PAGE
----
The pressure on women to be what society considers "beautiful" starts at a young age, and as the father of two girls ages 13 and 7, it's something Danish director Nicolas Winding Refn thinks about quite often. "I read a lot of fairy tales, and it's interesting that every other word in our mythology regarding women is usually about beauty," he tells Co.Create.
Why are we so obsessed with beauty? What's it like to be beautiful? How is being part of the first-ever selfie generation affecting young people? Refn explores these questions in The Neon Demon—though this film, which centers on a 16-year-old Los Angeles model named Jesse whose youthful beauty inspires jealousy, obsession, and much worse, isn't aimed at kids.
The over-the-top, highly stylized horror film is too much for even some adults—when The Neon Demon screened in competition at the Cannes Film Festival last May, there were film critics who were outraged by the shocking depictions of necrophilia and cannibalism.
Be forewarned: The Neon Demon isn't America's Next Top Model.
The mixed reaction hasn't phased Refn, whose films include the Pusher trilogy and the Ryan Gosling films Drive and its follow-up Only God Forgives, which were condemned by some critics for the level of violence depicted in them. "I always consider polarization a success. I'm not interested in good or bad. What I'm interested in is how you are going to react," he says. "I am much more interested in your reaction than mine. I'm not a political filmmaker. I don't have a kind of agenda."
That said, he adds, "I have opinions, and I have contradictions in my opinions. As you see in The Neon Demon, I'm intoxicated by beauty, by the power of beauty. I'm also equally appalled."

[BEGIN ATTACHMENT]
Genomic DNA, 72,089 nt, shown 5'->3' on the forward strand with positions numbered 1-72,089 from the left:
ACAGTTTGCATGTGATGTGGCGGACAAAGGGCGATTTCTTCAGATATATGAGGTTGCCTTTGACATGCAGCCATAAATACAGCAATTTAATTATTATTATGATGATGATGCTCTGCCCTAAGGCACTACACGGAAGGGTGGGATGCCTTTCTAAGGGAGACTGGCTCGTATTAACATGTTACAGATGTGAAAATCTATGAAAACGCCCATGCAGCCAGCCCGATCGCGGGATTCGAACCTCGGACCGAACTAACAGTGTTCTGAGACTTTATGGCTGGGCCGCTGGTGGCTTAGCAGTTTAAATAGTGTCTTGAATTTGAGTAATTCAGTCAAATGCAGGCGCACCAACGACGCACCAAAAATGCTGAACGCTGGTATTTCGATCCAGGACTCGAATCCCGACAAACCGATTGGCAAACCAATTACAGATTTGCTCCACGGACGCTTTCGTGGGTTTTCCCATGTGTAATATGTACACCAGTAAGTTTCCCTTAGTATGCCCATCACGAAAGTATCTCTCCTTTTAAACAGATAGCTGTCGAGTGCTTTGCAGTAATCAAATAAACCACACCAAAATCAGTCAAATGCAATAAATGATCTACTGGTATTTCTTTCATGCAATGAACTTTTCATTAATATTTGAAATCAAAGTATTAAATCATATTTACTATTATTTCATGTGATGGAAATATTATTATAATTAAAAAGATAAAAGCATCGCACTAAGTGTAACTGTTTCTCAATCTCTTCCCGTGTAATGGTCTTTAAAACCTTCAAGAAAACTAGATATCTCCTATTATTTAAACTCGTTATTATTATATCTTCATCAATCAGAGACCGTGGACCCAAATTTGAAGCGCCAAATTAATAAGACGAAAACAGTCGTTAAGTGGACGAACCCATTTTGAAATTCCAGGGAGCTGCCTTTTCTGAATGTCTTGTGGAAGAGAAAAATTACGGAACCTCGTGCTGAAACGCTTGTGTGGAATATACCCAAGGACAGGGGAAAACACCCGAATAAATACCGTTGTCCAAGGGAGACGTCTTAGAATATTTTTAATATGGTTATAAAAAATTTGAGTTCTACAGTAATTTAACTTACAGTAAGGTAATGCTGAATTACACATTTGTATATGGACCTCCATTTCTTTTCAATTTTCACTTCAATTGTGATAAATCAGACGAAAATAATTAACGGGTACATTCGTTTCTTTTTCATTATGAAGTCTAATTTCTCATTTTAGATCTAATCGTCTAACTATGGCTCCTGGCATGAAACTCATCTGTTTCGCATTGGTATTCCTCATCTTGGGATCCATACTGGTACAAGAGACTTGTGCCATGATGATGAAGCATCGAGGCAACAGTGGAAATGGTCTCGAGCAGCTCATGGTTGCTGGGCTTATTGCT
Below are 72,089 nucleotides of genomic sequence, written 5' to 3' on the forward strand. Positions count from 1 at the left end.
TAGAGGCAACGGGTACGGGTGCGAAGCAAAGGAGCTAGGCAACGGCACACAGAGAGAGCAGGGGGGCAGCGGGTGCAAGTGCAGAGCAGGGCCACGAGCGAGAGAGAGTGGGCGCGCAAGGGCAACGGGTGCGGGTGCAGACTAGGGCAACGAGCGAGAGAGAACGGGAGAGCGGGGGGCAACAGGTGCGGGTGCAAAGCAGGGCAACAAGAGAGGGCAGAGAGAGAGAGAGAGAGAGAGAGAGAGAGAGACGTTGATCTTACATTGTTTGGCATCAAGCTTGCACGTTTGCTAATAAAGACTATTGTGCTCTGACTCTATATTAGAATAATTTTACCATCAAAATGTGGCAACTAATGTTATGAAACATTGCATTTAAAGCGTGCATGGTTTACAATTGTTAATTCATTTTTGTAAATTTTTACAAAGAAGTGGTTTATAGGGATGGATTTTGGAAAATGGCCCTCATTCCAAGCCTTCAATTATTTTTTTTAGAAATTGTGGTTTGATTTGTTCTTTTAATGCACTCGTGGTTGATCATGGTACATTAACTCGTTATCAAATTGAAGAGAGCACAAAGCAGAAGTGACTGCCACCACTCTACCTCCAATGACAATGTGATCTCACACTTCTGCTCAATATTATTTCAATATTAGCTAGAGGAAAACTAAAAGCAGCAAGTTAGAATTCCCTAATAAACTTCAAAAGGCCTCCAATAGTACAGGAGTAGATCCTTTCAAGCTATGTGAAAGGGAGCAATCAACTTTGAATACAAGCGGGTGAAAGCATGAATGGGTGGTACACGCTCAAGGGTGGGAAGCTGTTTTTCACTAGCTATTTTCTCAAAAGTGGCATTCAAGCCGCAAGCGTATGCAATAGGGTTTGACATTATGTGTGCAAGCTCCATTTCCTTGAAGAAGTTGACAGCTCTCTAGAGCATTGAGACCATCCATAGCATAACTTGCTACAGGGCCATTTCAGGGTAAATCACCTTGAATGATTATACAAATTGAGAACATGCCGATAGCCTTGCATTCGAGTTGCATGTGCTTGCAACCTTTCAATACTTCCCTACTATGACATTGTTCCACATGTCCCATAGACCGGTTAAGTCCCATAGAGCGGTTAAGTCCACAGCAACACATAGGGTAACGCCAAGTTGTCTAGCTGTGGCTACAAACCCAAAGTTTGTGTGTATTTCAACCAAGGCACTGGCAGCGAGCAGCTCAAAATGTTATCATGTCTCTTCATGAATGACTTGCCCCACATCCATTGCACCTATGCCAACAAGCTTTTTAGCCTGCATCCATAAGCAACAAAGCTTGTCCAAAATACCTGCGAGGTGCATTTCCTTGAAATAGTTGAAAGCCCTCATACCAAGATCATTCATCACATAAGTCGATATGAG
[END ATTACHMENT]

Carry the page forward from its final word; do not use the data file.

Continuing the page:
What's concerning to Refn is how beauty is increasingly associated with youth. "That, to me, was a great basis for a horror movie because, eventually, it will start to feed on itself," he says.
Elle Fanning, whose last big role was as the sleeping beauty Princess Aurora in Maleficent, plays Jesse, a teenager who is rather innocent when we first meet her. The character comes to appreciate and even enjoy the power of her beauty and its affect on people as the film goes on.
Casting the role of Jesse was difficult. Refn wanted an unknown actress, but he couldn't find the right person. Then his wife, Liv Corfixen, brought up Fanning's name. Refn reached out to Fanning's manager, who sent him pictures from a fashion shoot she had recently done. After seeing the photos, Refn arranged a meeting with the actress in Los Angeles. "She came over to my house. It was kind of strange because she was 16, four years older than my eldest daughter at the time," Refn reflects.
The director was impressed by how professional Fanning was at such a young age, and Refn says she got it when he told her that he wanted to make a film about beauty and that he wanted to "live out the part of being a 16-year-old girl, but I'm not, so I have to live it through you."
Refn, who has made films focused on men in the past, was surrounded by women while making The Neon Demon. Aside from Fanning, the cast includes Jena Malone as a makeup artist, Abbey Lee and Bella Heathcote as models, and Mad Men alum Christina Hendricks, who makes a quick appearance as Fanning's agent.
Women played key roles behind the scenes, too—Refn cowrote the script with Mary Laws and Polly Stenham, Natasha Braier was the DP, and producer Lene Børglum is Refn's producing partner in their Space Rocket Nation production company. "I like to be around women more than men," Refn says. "It was the perfect scenario for me. I always say, 'The more masculine you want to be, the more feminine you have to become.'"
If you see The Neon Demon, you will notice that the male actors, including Keanu Reeves, who plays against type as the creepy and menacing manager of the motel where Jesse lives, and Desmond Harrington as a sleazy fashion photographer, are given only fleeting roles in the film. "Men have no place in the movie. The male characters were like the girlfriends of other films. They're plot devices. They're there to tell a certain part of the story mechanically. In the end, the film is all about women," Refn says, pointing out that the guys disappear about halfway through the movie. "They were no longer needed in the film, so I took them out."